[0006] During the ink filling process, air can get trapped inside the cartridge chamber between the plunger and the ink when the plunger is inserted into the cartridge and pressed against the ink. Air entrapment can cause the ink to “skin over”, creating a skin of partly oxidized ink on top of the ink. This skin can plug the nozzle in the dispensing fitment, or cause printing “hickies”, i.e., areas on a sheet without ink coverage.

[0007] Typically, the air is vented between the plunger and the cartridge wall by using a vent strip. The vent strip creates a channel through which the air can escape as the plunger is inserted. When the plunger is fully inserted, the vent strip is removed.

[0008] Using a vent strip is inconvenient and requires securing the vent strip to something to keep it in place while the plunger is being inserted. The vent strip must be removed once the plunger is fully inserted, which can be difficult to do, and can cause damage to the plunger, through plastic deformation, and to the cartridge wall, by ripping, tearing or scuffing the liner.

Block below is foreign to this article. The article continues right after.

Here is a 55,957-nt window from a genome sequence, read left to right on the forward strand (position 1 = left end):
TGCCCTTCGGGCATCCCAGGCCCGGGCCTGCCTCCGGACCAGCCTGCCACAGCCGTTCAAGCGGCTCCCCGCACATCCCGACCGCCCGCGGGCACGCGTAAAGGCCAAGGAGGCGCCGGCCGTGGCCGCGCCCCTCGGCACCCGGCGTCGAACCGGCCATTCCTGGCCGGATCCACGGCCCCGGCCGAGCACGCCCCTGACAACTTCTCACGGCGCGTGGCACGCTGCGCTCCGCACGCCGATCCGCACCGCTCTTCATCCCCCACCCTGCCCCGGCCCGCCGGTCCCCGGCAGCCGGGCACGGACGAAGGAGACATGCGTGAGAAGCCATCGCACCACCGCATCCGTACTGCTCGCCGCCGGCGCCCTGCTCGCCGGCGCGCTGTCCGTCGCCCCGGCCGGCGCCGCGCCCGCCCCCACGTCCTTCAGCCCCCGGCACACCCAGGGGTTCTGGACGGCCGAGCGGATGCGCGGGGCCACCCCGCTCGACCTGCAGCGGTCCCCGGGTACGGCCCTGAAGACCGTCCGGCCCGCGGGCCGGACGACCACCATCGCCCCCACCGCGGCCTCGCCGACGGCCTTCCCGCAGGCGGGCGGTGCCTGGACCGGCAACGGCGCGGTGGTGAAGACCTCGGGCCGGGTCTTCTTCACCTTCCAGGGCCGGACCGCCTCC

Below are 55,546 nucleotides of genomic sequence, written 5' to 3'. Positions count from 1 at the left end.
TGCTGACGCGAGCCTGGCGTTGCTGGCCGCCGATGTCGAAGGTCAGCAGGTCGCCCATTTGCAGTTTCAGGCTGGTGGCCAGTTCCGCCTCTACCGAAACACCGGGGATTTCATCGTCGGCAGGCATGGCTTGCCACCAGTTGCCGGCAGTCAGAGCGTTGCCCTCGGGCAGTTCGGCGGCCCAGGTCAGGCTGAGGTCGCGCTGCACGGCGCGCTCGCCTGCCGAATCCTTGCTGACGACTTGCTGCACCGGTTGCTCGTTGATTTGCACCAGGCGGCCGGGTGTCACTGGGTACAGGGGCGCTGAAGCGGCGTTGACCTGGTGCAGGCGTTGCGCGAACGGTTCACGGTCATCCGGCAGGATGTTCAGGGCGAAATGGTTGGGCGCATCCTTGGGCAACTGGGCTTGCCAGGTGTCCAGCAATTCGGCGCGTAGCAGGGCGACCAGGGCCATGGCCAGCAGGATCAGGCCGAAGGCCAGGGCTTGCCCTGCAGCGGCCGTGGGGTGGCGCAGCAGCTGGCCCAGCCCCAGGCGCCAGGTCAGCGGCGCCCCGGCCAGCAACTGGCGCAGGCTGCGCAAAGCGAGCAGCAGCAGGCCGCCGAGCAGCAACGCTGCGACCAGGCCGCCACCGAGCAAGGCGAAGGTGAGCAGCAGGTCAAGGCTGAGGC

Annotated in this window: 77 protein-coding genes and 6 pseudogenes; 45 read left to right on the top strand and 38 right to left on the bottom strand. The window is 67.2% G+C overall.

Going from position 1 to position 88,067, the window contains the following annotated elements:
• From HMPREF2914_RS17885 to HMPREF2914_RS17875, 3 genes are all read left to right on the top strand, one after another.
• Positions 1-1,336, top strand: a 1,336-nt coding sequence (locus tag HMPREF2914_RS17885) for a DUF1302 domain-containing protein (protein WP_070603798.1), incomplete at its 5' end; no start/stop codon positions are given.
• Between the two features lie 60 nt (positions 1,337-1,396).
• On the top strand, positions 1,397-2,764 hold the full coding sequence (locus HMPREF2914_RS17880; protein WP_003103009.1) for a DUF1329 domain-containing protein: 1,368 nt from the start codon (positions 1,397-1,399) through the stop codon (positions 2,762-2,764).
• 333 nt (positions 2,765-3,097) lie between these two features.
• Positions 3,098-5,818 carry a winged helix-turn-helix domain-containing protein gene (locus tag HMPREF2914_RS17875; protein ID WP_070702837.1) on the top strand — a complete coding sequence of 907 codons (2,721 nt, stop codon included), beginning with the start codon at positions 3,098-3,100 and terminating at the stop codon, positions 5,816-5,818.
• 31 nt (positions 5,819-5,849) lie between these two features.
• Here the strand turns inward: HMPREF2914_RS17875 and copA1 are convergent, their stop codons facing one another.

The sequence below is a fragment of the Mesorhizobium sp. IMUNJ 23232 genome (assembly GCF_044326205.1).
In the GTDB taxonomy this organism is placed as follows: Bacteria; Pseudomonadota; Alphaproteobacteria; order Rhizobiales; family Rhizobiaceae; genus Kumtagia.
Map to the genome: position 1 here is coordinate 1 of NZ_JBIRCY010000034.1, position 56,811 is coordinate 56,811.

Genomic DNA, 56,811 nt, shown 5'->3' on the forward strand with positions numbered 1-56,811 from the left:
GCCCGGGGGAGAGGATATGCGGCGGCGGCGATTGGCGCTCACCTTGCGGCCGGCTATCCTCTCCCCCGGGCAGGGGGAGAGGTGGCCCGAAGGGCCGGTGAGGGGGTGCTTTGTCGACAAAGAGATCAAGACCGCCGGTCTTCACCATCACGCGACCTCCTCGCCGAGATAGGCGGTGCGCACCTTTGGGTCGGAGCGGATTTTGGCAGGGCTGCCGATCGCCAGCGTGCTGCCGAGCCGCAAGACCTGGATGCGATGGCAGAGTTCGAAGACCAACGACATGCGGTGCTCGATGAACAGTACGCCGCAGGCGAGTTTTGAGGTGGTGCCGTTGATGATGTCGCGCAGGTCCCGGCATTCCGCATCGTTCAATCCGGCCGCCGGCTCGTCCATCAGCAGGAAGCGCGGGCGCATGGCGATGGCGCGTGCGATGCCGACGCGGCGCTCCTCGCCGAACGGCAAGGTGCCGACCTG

[0009] When a conventional ink cartridge is depressurized, there can be tendency for the plunger to move back up the cartridge as air pressure under the plunger equilibrates with the pressure above the plunger. By eliminating trapped air under the plunger, the present invention eliminates the problem of plunger “back up”.

[0010] Thus the primary object of the present invention is to provide an ink cartridge that automatically vents the air when the plunger is inserted, without the need for a vent strip.

[0011] Another object of the invention is to provide an ink cartridge that prevents the plunger from backing up when the cartridge is depressurized.

[0012] Still another object of the invention is to provide an ink cartridge that prevents air from reentering the cartridge during or after use.

[0013] Further and additional objects will appear from the description, accompanying drawings, and appended claims.

SUMMARY OF THE INVENTION